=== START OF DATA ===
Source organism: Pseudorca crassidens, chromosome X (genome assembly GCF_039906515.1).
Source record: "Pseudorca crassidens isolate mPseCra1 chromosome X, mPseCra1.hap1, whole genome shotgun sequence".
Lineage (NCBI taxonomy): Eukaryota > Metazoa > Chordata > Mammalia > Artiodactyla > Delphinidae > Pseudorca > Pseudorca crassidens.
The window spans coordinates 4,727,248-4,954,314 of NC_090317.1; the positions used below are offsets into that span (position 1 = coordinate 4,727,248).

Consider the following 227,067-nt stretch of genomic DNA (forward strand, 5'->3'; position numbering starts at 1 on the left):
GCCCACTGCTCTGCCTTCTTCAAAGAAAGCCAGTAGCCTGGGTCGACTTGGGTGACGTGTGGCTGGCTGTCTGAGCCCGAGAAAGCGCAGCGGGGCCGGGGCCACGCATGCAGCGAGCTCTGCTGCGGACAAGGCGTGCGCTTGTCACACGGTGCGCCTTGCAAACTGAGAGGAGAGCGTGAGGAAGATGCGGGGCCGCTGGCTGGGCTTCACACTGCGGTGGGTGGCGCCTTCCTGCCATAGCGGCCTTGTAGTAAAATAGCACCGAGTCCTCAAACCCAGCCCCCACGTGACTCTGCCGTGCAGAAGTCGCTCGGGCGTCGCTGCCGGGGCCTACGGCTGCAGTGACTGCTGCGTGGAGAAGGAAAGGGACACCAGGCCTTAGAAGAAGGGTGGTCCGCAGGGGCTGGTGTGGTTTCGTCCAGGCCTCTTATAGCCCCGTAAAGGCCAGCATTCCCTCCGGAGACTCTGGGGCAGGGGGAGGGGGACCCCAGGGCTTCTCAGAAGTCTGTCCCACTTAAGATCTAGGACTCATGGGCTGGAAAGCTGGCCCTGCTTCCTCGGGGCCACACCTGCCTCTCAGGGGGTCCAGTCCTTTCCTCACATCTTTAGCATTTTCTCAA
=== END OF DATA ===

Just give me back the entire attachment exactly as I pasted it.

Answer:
Source organism: Pseudorca crassidens, chromosome X (genome assembly GCF_039906515.1).
Source record: "Pseudorca crassidens isolate mPseCra1 chromosome X, mPseCra1.hap1, whole genome shotgun sequence".
Lineage (NCBI taxonomy): Eukaryota > Metazoa > Chordata > Mammalia > Artiodactyla > Delphinidae > Pseudorca > Pseudorca crassidens.
The window spans coordinates 4,727,248-4,954,314 of NC_090317.1; the positions used below are offsets into that span (position 1 = coordinate 4,727,248).

Consider the following 227,067-nt stretch of genomic DNA (forward strand, 5'->3'; position numbering starts at 1 on the left):
GCCCACTGCTCTGCCTTCTTCAAAGAAAGCCAGTAGCCTGGGTCGACTTGGGTGACGTGTGGCTGGCTGTCTGAGCCCGAGAAAGCGCAGCGGGGCCGGGGCCACGCATGCAGCGAGCTCTGCTGCGGACAAGGCGTGCGCTTGTCACACGGTGCGCCTTGCAAACTGAGAGGAGAGCGTGAGGAAGATGCGGGGCCGCTGGCTGGGCTTCACACTGCGGTGGGTGGCGCCTTCCTGCCATAGCGGCCTTGTAGTAAAATAGCACCGAGTCCTCAAACCCAGCCCCCACGTGACTCTGCCGTGCAGAAGTCGCTCGGGCGTCGCTGCCGGGGCCTACGGCTGCAGTGACTGCTGCGTGGAGAAGGAAAGGGACACCAGGCCTTAGAAGAAGGGTGGTCCGCAGGGGCTGGTGTGGTTTCGTCCAGGCCTCTTATAGCCCCGTAAAGGCCAGCATTCCCTCCGGAGACTCTGGGGCAGGGGGAGGGGGACCCCAGGGCTTCTCAGAAGTCTGTCCCACTTAAGATCTAGGACTCATGGGCTGGAAAGCTGGCCCTGCTTCCTCGGGGCCACACCTGCCTCTCAGGGGGTCCAGTCCTTTCCTCACATCTTTAGCATTTTCTCAA